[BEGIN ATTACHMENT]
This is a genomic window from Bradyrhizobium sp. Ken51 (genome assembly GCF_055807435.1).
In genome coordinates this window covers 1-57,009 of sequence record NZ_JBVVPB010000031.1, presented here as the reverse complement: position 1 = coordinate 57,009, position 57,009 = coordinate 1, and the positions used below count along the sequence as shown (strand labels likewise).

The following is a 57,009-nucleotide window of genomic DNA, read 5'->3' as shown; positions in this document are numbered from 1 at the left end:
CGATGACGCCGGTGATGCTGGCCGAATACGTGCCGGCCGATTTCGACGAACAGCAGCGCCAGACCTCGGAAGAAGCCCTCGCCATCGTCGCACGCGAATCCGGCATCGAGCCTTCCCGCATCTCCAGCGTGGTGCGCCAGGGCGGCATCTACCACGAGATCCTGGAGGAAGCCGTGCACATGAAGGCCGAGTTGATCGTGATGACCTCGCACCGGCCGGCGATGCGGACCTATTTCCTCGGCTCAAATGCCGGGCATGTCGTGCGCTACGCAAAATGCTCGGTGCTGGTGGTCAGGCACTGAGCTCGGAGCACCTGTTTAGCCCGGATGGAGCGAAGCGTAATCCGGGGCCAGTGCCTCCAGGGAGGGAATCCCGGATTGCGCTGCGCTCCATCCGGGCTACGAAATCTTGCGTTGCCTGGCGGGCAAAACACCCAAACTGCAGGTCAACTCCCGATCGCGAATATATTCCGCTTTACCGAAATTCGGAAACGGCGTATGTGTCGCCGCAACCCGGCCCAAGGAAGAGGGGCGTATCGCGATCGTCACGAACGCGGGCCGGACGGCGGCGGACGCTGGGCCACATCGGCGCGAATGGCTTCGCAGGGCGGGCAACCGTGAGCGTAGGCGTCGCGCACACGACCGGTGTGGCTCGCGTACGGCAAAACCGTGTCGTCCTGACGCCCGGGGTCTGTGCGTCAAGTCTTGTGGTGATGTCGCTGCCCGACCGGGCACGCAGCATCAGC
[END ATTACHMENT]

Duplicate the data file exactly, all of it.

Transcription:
This is a genomic window from Bradyrhizobium sp. Ken51 (genome assembly GCF_055807435.1).
In genome coordinates this window covers 1-57,009 of sequence record NZ_JBVVPB010000031.1, presented here as the reverse complement: position 1 = coordinate 57,009, position 57,009 = coordinate 1, and the positions used below count along the sequence as shown (strand labels likewise).

The following is a 57,009-nucleotide window of genomic DNA, read 5'->3' as shown; positions in this document are numbered from 1 at the left end:
CGATGACGCCGGTGATGCTGGCCGAATACGTGCCGGCCGATTTCGACGAACAGCAGCGCCAGACCTCGGAAGAAGCCCTCGCCATCGTCGCACGCGAATCCGGCATCGAGCCTTCCCGCATCTCCAGCGTGGTGCGCCAGGGCGGCATCTACCACGAGATCCTGGAGGAAGCCGTGCACATGAAGGCCGAGTTGATCGTGATGACCTCGCACCGGCCGGCGATGCGGACCTATTTCCTCGGCTCAAATGCCGGGCATGTCGTGCGCTACGCAAAATGCTCGGTGCTGGTGGTCAGGCACTGAGCTCGGAGCACCTGTTTAGCCCGGATGGAGCGAAGCGTAATCCGGGGCCAGTGCCTCCAGGGAGGGAATCCCGGATTGCGCTGCGCTCCATCCGGGCTACGAAATCTTGCGTTGCCTGGCGGGCAAAACACCCAAACTGCAGGTCAACTCCCGATCGCGAATATATTCCGCTTTACCGAAATTCGGAAACGGCGTATGTGTCGCCGCAACCCGGCCCAAGGAAGAGGGGCGTATCGCGATCGTCACGAACGCGGGCCGGACGGCGGCGGACGCTGGGCCACATCGGCGCGAATGGCTTCGCAGGGCGGGCAACCGTGAGCGTAGGCGTCGCGCACACGACCGGTGTGGCTCGCGTACGGCAAAACCGTGTCGTCCTGACGCCCGGGGTCTGTGCGTCAAGTCTTGTGGTGATGTCGCTGCCCGACCGGGCACGCAGCATCAGC